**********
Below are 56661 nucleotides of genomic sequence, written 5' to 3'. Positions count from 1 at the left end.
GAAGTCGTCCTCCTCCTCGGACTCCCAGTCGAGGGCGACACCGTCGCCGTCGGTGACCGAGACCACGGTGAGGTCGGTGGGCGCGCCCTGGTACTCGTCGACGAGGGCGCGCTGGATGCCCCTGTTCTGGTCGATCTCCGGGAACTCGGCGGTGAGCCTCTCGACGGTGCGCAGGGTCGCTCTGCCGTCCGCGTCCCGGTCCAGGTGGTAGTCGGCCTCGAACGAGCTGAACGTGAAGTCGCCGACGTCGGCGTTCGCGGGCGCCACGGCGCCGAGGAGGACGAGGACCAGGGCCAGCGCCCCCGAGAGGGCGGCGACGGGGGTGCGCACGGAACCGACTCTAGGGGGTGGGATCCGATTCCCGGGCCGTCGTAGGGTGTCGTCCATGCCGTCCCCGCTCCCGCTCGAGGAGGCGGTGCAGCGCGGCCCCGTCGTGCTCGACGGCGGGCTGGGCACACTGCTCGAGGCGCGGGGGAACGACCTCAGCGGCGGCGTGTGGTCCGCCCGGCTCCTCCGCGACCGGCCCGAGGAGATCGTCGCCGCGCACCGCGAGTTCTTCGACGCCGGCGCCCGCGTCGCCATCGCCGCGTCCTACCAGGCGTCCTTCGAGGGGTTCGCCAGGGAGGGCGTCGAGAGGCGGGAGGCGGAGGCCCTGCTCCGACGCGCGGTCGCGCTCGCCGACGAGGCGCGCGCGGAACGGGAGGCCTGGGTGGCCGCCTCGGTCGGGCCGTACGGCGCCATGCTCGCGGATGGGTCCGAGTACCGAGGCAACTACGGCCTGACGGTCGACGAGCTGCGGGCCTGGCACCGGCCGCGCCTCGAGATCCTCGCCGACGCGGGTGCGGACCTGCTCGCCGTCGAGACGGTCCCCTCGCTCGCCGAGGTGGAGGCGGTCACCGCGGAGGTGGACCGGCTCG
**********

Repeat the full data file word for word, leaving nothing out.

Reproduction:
Below are 56661 nucleotides of genomic sequence, written 5' to 3'. Positions count from 1 at the left end.
GAAGTCGTCCTCCTCCTCGGACTCCCAGTCGAGGGCGACACCGTCGCCGTCGGTGACCGAGACCACGGTGAGGTCGGTGGGCGCGCCCTGGTACTCGTCGACGAGGGCGCGCTGGATGCCCCTGTTCTGGTCGATCTCCGGGAACTCGGCGGTGAGCCTCTCGACGGTGCGCAGGGTCGCTCTGCCGTCCGCGTCCCGGTCCAGGTGGTAGTCGGCCTCGAACGAGCTGAACGTGAAGTCGCCGACGTCGGCGTTCGCGGGCGCCACGGCGCCGAGGAGGACGAGGACCAGGGCCAGCGCCCCCGAGAGGGCGGCGACGGGGGTGCGCACGGAACCGACTCTAGGGGGTGGGATCCGATTCCCGGGCCGTCGTAGGGTGTCGTCCATGCCGTCCCCGCTCCCGCTCGAGGAGGCGGTGCAGCGCGGCCCCGTCGTGCTCGACGGCGGGCTGGGCACACTGCTCGAGGCGCGGGGGAACGACCTCAGCGGCGGCGTGTGGTCCGCCCGGCTCCTCCGCGACCGGCCCGAGGAGATCGTCGCCGCGCACCGCGAGTTCTTCGACGCCGGCGCCCGCGTCGCCATCGCCGCGTCCTACCAGGCGTCCTTCGAGGGGTTCGCCAGGGAGGGCGTCGAGAGGCGGGAGGCGGAGGCCCTGCTCCGACGCGCGGTCGCGCTCGCCGACGAGGCGCGCGCGGAACGGGAGGCCTGGGTGGCCGCCTCGGTCGGGCCGTACGGCGCCATGCTCGCGGATGGGTCCGAGTACCGAGGCAACTACGGCCTGACGGTCGACGAGCTGCGGGCCTGGCACCGGCCGCGCCTCGAGATCCTCGCCGACGCGGGTGCGGACCTGCTCGCCGTCGAGACGGTCCCCTCGCTCGCCGAGGTGGAGGCGGTCACCGCGGAGGTGGACCGGCTCG